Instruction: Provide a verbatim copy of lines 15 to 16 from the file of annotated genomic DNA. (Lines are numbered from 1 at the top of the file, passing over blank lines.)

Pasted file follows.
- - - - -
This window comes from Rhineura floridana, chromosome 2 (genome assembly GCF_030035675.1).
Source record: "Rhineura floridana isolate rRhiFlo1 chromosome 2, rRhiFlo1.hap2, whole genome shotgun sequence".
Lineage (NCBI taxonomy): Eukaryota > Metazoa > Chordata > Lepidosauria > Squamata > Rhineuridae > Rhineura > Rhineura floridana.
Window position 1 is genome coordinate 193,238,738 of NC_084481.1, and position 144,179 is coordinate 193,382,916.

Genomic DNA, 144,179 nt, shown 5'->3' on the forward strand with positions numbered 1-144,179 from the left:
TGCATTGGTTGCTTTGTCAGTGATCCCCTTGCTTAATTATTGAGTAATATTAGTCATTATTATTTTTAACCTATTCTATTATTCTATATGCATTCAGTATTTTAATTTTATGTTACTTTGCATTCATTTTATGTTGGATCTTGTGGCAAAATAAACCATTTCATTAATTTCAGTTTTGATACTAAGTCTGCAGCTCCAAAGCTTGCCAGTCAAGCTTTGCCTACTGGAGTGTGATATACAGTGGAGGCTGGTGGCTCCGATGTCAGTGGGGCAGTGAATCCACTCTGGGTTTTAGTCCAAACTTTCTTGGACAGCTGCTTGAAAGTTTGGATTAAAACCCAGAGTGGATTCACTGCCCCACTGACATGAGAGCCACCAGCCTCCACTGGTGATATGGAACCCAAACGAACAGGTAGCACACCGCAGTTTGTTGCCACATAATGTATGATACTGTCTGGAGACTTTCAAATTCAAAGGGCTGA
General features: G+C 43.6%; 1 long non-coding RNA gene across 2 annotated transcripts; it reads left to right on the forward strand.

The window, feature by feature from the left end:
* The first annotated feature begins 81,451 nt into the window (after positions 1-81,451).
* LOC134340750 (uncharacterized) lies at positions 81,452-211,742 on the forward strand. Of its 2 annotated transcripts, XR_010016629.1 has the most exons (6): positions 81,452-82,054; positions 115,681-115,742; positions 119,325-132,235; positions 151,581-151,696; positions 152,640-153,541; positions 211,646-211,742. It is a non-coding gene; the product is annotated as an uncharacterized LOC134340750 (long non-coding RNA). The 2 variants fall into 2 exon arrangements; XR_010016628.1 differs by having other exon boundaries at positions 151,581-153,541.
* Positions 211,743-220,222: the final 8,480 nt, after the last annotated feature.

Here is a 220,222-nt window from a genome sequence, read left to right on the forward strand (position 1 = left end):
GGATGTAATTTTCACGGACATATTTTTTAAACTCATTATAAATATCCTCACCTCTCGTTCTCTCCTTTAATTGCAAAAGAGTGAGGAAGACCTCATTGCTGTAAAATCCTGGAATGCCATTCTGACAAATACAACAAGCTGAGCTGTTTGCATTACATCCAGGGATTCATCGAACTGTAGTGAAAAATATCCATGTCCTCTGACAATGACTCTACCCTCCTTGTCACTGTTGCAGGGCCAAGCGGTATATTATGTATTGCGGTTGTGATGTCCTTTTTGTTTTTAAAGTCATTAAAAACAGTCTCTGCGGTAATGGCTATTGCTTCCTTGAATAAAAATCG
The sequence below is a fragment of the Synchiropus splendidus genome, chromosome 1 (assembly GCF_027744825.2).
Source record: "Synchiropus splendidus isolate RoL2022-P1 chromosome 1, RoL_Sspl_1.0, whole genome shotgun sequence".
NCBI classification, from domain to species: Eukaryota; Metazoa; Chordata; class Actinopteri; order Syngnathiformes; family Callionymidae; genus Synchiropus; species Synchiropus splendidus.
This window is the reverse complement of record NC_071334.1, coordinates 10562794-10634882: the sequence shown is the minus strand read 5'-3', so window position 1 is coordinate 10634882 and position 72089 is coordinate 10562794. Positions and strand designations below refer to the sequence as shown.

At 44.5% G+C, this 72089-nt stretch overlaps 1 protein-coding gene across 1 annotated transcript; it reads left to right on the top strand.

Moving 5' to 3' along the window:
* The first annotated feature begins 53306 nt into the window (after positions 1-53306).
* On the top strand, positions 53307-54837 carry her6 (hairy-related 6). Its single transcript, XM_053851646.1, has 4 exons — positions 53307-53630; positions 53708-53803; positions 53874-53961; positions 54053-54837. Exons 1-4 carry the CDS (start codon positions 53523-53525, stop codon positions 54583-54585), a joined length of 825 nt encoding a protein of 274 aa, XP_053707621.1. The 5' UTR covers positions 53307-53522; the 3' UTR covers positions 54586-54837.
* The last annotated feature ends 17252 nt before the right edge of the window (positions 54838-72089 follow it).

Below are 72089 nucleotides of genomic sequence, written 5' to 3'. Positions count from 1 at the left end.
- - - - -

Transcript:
Source record: "Synchiropus splendidus isolate RoL2022-P1 chromosome 1, RoL_Sspl_1.0, whole genome shotgun sequence".
NCBI classification, from domain to species: Eukaryota; Metazoa; Chordata; class Actinopteri; order Syngnathiformes; family Callionymidae; genus Synchiropus; species Synchiropus splendidus.